Researchers at Gallaudet University in Washington, D.C., are recruiting students for an unprecedented longitudinal study of deaf children in the first stages of learning to read, in hopes of understanding stubborn sound-based reading difficulties. The researchers hope that the study will help educators improve reading not just for deaf students, but also for those with auditory dyslexia or with a preference for visual learning.
The Visual Language and Visual Learning Early Education Longitudinal Study (VL2 EELS) will track 600 deaf students ages 3-5 over three years. Donna A. Morere, clinical psychologist at Gallaudet, said the study will include both completely deaf students and those with some residual hearing, using both sign language and other language methods.
Deaf children as a group have serious and longstanding problems learning to read. An 18-year-old deaf student reads on average at a 3rd-grade level, about as well as an 8- to 9-year-old, and only 40 percent of deaf college students read at or above the 8th-grade reading level, according to the Gallaudet Research Institute in Washington.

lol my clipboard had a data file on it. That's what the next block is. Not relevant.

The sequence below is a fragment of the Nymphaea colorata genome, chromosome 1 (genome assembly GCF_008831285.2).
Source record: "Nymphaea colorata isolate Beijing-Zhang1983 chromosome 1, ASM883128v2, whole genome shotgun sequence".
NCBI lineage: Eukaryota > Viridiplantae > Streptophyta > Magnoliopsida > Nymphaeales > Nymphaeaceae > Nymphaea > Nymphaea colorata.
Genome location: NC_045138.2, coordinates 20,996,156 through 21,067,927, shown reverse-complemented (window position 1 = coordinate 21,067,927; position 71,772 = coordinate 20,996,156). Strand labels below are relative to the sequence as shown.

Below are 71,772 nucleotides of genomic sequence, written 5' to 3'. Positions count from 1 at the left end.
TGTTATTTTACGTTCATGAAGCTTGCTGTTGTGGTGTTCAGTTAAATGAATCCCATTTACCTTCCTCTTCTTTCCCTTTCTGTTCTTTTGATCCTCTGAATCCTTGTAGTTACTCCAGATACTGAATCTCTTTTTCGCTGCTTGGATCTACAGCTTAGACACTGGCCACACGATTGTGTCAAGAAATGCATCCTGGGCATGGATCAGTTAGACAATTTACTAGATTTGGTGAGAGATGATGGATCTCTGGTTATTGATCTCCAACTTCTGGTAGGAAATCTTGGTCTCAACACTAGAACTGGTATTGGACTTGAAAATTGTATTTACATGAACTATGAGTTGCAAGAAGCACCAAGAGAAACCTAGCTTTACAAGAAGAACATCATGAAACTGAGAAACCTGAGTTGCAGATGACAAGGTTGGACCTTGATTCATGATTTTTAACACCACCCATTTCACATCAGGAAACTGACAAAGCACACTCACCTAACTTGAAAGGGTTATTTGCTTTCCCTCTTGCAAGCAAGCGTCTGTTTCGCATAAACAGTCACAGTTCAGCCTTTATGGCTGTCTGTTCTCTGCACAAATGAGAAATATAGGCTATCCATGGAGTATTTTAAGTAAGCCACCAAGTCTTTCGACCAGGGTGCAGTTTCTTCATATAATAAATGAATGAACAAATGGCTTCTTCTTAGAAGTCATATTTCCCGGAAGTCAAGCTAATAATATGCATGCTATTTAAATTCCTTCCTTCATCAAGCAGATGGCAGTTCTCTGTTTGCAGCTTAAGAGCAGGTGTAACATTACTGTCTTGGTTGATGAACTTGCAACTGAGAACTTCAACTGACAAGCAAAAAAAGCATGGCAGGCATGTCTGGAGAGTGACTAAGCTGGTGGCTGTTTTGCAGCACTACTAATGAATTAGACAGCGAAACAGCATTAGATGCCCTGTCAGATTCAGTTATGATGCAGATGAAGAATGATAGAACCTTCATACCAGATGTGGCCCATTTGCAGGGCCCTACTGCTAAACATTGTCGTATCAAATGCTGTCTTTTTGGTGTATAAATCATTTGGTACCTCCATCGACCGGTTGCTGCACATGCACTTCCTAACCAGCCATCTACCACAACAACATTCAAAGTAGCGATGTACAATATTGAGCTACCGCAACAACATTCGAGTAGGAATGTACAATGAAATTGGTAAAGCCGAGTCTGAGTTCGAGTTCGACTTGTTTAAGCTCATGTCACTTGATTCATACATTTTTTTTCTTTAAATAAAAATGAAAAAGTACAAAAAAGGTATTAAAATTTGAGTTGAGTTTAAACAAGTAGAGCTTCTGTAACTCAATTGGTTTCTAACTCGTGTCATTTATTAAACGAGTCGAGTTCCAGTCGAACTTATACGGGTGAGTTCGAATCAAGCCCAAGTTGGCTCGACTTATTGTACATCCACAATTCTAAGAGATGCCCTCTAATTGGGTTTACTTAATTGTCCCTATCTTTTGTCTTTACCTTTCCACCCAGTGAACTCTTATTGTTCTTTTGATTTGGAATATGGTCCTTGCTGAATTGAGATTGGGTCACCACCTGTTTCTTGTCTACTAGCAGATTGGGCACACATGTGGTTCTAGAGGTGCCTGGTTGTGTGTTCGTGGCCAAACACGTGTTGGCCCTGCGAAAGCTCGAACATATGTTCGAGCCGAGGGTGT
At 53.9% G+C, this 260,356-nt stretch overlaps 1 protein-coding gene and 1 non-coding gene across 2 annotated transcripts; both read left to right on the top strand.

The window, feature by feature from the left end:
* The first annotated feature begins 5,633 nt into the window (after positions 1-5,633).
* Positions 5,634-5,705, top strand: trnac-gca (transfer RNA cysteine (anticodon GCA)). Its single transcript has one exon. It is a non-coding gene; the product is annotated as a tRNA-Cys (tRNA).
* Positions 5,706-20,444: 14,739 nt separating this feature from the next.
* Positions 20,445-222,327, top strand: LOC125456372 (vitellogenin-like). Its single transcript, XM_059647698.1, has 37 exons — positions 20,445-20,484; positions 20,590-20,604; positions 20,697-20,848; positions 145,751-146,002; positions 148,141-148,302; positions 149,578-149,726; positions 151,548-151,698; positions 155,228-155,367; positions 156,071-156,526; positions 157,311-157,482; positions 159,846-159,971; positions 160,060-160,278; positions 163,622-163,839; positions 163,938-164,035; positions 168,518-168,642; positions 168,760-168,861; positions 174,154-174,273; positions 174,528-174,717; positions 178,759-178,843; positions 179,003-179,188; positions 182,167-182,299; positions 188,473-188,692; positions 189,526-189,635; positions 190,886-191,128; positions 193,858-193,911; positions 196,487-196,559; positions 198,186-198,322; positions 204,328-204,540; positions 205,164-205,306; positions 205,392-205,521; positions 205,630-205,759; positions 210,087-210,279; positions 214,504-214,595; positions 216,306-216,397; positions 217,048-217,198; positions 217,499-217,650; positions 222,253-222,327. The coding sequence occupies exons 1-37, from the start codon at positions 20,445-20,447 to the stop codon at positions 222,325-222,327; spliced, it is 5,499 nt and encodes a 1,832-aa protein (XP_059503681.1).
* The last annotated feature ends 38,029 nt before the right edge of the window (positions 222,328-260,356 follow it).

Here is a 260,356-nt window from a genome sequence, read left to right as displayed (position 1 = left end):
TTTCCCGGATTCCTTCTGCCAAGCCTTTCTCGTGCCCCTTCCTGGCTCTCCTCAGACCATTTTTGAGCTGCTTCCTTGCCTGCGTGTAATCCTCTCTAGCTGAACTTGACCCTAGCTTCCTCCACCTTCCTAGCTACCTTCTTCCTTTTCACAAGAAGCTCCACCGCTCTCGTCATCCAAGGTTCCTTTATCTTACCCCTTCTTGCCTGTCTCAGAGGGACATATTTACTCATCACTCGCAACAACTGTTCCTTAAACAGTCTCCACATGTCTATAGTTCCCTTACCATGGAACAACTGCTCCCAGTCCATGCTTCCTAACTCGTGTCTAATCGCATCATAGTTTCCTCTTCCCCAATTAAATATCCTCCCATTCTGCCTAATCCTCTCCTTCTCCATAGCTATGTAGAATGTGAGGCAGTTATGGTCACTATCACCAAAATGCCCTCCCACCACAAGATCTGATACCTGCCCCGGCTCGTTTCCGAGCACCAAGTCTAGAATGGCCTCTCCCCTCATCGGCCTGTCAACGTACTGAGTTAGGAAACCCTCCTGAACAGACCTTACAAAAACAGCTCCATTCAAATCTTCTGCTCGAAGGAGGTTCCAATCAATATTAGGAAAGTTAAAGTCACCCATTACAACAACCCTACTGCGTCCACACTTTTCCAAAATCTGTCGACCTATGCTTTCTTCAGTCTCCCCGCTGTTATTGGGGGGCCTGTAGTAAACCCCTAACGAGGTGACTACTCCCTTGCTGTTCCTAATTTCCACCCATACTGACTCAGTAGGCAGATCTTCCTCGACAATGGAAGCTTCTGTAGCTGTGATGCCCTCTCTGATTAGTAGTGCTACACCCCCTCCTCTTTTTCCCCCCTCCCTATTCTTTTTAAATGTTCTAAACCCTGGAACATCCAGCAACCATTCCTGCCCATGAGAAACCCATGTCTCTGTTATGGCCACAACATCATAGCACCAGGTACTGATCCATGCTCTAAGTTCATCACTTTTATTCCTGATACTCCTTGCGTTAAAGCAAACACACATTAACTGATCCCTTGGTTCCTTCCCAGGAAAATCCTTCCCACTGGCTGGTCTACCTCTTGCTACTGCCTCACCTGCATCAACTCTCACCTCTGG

Those grim statistics have changed little since they were first identified in the 1970s, according to Morere. Research shows that most of the interventions used for hearing students with difficulty reading, such as phonics instruction and gleaning meaning of new words from context, don’t work as well for deaf students. “Reading isn’t a naturally developing process; you don’t just sit a kid in front of a book one day and they start reading,” Morere said. “Reading is an arbitrary symbol system that is generally mapped to spoken language.”
The study is intended to provide data to help researchers identify the factors that affect whether a deaf child will develop literacy skills. Researchers will test students annually in a wide array of areas, including cognition, attention, English and sign language, memory, phoneme awareness, ability to name letters and objects, and print knowledge.
A version of this news article first appeared in the Inside School Research blog.